Pre-crash traffic flow trend analysis on motorways

Hamzehei, Asso, Chung, Edward, & Miska, Marc (2013) Pre-crash traffic flow trend analysis on motorways. In OPTIMUM 2013 : International Symposium on Recent Advances in Transport Modelling, 21-23 April 2013, Mantra on Salt Beach Resort, Kingscliffe, NSW.

Abstract

Crashes on motorway contribute to a significant proportion (40-50%) of non-recurrent motorway congestions. Hence reduce crashes will help address congestion issues (Meyer, 2008). Crash likelihood estimation studies commonly focus on traffic conditions in a Short time window around the time of crash while longer-term pre-crash traffic flow trends are neglected. In this paper we will show, through data mining techniques, that a relationship between pre-crash traffic flow patterns and crash occurrence on motorways exists, and that this knowledge has the potential to improve the accuracy of existing models and opens the path for new development approaches. The data for the analysis was extracted from records collected between 2007 and 2009 on the Shibuya and Shinjuku lines of the Tokyo Metropolitan Expressway in Japan. The dataset includes a total of 824 rear-end and sideswipe crashes that have been matched with traffic flow data of one hour prior to the crash using an incident detection algorithm. Traffic flow trends (traffic speed/occupancy time series) revealed that crashes could be clustered with regards of the dominant traffic flow pattern prior to the crash. Using the k-means clustering method allowed the crashes to be clustered based on their flow trends rather than their distance. Four major trends have been found in the clustering results. Based on these findings, crash likelihood estimation algorithms can be fine-tuned based on the monitored traffic flow conditions with a sliding window of 60 minutes to increase accuracy of the results and minimize false alarms.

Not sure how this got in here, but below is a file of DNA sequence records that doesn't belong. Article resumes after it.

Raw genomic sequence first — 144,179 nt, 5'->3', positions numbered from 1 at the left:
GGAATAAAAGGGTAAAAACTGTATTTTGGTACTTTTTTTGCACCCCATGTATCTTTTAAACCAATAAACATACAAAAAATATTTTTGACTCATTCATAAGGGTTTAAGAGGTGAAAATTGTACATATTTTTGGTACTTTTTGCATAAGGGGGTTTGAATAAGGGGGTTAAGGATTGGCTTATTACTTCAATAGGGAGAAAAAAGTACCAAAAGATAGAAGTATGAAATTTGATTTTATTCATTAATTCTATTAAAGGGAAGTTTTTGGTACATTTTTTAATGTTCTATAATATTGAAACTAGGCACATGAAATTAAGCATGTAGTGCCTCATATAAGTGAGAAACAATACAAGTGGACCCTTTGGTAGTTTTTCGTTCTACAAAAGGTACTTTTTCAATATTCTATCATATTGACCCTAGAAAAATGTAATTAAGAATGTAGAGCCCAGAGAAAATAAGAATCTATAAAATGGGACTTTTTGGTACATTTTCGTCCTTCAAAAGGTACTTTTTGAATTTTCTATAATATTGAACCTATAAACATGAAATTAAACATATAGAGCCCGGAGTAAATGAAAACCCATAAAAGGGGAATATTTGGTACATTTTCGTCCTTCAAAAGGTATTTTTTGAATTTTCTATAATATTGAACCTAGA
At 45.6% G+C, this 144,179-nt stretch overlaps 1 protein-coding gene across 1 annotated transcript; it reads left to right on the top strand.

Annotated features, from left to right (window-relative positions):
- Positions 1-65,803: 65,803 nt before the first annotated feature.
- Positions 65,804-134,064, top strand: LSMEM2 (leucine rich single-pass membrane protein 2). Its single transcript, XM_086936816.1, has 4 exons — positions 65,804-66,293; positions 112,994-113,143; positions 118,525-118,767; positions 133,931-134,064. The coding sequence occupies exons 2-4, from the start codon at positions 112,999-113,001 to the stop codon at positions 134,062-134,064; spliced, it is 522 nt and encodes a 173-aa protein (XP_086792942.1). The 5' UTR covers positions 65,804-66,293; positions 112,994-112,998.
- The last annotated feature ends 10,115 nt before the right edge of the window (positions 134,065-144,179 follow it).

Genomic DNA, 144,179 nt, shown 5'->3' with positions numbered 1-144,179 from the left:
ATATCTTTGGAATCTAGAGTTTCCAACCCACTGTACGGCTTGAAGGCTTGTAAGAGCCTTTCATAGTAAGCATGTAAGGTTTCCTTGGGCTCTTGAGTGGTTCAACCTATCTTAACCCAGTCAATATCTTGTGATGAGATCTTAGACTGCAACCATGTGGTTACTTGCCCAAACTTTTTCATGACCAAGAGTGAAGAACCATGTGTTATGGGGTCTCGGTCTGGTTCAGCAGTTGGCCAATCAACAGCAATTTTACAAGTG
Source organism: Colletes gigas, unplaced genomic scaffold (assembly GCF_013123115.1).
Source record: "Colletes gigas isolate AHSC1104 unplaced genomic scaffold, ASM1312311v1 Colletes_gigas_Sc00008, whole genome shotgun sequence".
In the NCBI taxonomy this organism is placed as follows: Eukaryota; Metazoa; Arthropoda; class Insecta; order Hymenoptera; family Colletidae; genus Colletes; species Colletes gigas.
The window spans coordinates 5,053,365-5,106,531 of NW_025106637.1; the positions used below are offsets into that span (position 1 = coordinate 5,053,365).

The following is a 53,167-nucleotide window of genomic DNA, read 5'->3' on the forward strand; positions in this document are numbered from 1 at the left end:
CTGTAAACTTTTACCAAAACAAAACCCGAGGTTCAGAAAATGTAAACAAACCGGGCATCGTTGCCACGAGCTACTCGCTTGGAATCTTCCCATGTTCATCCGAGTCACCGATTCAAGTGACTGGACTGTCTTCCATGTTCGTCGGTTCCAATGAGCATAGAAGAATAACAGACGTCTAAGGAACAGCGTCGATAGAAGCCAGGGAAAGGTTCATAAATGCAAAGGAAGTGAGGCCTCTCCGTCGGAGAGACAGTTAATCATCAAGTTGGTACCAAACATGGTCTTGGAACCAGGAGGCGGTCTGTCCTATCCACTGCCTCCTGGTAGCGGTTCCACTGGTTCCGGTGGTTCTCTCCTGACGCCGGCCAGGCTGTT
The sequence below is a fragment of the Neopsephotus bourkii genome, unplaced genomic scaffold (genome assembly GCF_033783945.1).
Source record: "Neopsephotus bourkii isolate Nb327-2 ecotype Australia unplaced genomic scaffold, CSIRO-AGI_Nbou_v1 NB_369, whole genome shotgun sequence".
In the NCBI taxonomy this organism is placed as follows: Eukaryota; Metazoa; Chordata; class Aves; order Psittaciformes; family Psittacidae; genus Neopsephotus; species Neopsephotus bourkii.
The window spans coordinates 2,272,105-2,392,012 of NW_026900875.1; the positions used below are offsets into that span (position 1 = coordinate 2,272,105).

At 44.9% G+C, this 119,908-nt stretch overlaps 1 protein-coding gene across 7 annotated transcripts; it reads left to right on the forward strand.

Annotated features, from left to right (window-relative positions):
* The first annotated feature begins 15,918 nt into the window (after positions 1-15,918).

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ID Code: 63216
Item Type: Conference Paper
Refereed: No
Additional URLs:
Keywords: Traffic Flow Fluctuations, Traffic Flow Trends, Motorway Crashes, Clustering
Subjects: Australian and New Zealand Standard Research Classification > INFORMATION AND COMPUTING SCIENCES (080000) > ARTIFICIAL INTELLIGENCE AND IMAGE PROCESSING (080100) > Pattern Recognition and Data Mining (080109)
Australian and New Zealand Standard Research Classification > ENGINEERING (090000) > CIVIL ENGINEERING (090500) > Transport Engineering (090507)
Divisions: Current > Schools > School of Civil Engineering & Built Environment
Current > QUT Faculties and Divisions > Science & Engineering Faculty
Current > Research Centres > Smart Transport Research Centre
Copyright Owner: Copyright 2013 [please consult the author]
Deposited On: 10 Oct 2013 00:45
Last Modified: 11 Oct 2013 06:54

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